Over the past six months, the California Supreme Court as well as the State’s appellate courts have published a number of important decisions in the area of California labor and employment law. The California Supreme Court’s decisions published earlier this year in Donohue v. AMN Services, LLC (2021) 11 Cal.5th 58 and Vazquez v. Jan-Pro Franchising International, Inc. (2021) 10 Cal.5th 944 were previously covered in Hunton Labor & Employment perspectives. (See Link 1 & Link 2 [discussing the Ninth Circuit’s earlier 2019 decision].)

However, a number of other impactful and interesting decisions have been published so far this year that are worthy of highlighting as they provide clarification of employers’ obligations in labor and employment lawsuits pending in California courts. Notably, two of the decisions, Crestwood and Contreras, reaffirm the courts’ generally plaintiff-friendly approach when determining PAGA-related issues, as PAGA venue is given an expansive definition while PAGA arbitrability is given a decidedly narrow one. The third decision, Alvarez, confirms that an employee arbitration provision may still be valid and enforceable without the employers’ signature. The fourth decision, Kaanaana, shows that employers performing under government contracts should be aware that prevailing wage laws may apply when undertaking work for local government services even though the work may be seemingly unrelated to traditional construction-type projects.

Contreras v. Superior Court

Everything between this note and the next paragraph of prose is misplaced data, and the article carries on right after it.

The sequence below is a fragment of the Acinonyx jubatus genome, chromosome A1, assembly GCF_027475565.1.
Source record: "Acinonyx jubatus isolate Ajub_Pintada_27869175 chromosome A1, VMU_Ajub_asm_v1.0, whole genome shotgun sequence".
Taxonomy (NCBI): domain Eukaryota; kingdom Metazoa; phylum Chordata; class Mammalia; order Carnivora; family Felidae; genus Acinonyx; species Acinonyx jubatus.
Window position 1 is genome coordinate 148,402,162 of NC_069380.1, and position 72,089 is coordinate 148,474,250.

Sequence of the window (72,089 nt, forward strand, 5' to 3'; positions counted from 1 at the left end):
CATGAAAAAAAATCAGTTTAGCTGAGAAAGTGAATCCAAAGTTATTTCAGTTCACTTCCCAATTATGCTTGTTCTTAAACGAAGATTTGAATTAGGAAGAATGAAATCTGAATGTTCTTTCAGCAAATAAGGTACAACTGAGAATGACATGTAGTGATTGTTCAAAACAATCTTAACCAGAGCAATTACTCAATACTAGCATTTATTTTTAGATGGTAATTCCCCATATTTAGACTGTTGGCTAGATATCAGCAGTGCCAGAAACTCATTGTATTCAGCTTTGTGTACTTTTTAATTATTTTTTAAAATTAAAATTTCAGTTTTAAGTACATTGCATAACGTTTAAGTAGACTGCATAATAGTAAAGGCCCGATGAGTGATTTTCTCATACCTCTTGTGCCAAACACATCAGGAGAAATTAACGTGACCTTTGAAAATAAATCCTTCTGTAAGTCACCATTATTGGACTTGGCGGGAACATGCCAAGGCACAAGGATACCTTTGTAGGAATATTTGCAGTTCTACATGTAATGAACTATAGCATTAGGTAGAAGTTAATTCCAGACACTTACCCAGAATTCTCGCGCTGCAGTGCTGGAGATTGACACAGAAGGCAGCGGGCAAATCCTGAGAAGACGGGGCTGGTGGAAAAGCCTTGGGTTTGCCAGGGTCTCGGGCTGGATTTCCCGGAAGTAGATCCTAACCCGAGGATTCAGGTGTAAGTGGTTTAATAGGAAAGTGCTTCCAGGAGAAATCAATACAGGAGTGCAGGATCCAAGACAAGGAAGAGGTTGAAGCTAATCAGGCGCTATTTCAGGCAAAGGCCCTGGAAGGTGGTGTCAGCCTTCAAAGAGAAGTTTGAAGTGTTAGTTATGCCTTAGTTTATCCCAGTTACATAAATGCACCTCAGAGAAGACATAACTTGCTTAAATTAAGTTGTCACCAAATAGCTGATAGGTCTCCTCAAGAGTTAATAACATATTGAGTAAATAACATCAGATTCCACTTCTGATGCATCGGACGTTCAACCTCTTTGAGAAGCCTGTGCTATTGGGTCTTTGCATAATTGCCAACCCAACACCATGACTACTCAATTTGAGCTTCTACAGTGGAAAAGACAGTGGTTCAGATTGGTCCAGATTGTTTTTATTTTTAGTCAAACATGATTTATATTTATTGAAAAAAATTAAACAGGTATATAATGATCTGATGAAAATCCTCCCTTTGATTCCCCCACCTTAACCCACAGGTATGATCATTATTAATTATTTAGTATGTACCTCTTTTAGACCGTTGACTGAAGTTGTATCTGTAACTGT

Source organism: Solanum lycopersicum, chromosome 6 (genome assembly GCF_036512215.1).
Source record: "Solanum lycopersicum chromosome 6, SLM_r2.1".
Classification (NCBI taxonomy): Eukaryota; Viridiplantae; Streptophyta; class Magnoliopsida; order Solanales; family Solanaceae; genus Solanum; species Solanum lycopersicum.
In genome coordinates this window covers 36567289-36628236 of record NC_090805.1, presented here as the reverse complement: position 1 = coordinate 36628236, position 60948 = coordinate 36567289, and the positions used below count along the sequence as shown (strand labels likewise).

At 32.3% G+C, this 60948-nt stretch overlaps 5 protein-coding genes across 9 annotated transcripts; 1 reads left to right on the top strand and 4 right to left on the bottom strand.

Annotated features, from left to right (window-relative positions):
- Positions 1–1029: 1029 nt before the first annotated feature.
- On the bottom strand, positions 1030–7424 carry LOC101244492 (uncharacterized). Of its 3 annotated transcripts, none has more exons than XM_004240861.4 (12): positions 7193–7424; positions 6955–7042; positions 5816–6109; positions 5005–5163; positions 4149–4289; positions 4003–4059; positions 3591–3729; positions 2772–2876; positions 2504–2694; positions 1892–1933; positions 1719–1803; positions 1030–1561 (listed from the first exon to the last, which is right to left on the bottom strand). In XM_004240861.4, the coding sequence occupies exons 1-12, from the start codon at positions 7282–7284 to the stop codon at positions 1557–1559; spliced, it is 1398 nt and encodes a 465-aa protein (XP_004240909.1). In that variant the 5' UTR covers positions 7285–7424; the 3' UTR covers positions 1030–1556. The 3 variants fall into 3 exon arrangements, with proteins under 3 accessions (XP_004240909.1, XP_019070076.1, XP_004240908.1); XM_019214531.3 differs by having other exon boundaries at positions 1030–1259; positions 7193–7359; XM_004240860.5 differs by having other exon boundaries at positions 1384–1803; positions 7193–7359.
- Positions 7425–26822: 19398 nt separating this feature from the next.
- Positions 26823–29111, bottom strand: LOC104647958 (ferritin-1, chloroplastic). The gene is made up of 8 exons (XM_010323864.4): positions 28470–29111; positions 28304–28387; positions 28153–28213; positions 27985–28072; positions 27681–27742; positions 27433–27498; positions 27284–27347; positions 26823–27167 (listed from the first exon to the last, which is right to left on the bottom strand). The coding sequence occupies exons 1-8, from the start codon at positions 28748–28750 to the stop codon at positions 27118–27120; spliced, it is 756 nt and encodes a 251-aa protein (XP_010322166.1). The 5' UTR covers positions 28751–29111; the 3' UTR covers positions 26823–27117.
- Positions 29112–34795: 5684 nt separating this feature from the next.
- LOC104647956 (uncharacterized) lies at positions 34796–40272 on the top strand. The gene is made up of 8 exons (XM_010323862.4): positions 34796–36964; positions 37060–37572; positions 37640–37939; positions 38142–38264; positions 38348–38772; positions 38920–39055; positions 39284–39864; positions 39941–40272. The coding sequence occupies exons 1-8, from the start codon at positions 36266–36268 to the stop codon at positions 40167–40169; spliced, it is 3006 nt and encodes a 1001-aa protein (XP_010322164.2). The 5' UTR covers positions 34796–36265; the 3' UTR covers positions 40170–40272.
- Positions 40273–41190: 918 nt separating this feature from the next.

On March 1, 2021, the Second District Court of Appeal published its opinion in Contreras v. Superior Court (2021) 61 Cal.App.5th 461, which involved an unsuccessful attempt to compel a PAGA claim to arbitration based on the theory that the parties were entitled to arbitrate the preliminary question of whether the plaintiffs were aggrieved employees under PAGA. In that case, the defendant was a transportation service app that required drivers to sign a terms of service agreement when logging in for the first time. The agreement contained a mutual dispute resolution provision requiring drivers to resolve all disputes through final and binding arbitration and to waive their rights to either a jury trial or bringing a class action. The plaintiffs, who were former drivers through the app, filed a PAGA suit against the defendant alleging that it misclassified them as independent contractors. The defendant filed a motion to compel arbitration based on the aforementioned agreement, which the trial court granted, ordering arbitration on the issue of arbitrability and whether the plaintiffs were aggrieved employees under PAGA. The appellate court reversed the trial court’s granting of the motion to compel arbitration, affirming that the Federal Arbitration Act does not apply to PAGA claims and that state consent is required to arbitrate PAGA claims. The court concluded that even the preliminary question of whether the plaintiffs are aggrieved employees under PAGA may not be decided in arbitration, rejecting the argument by the defendant that the trial court did not compel arbitration of a PAGA claim because whether or not the employees are independent contractors is an “antecedent” fact to be arbitrated in order to determine if PAGA applies. The court ultimately held: “We agree with the chorus that in California, a PAGA plaintiff may not be compelled to arbitrate whether he or she is an aggrieved employee.”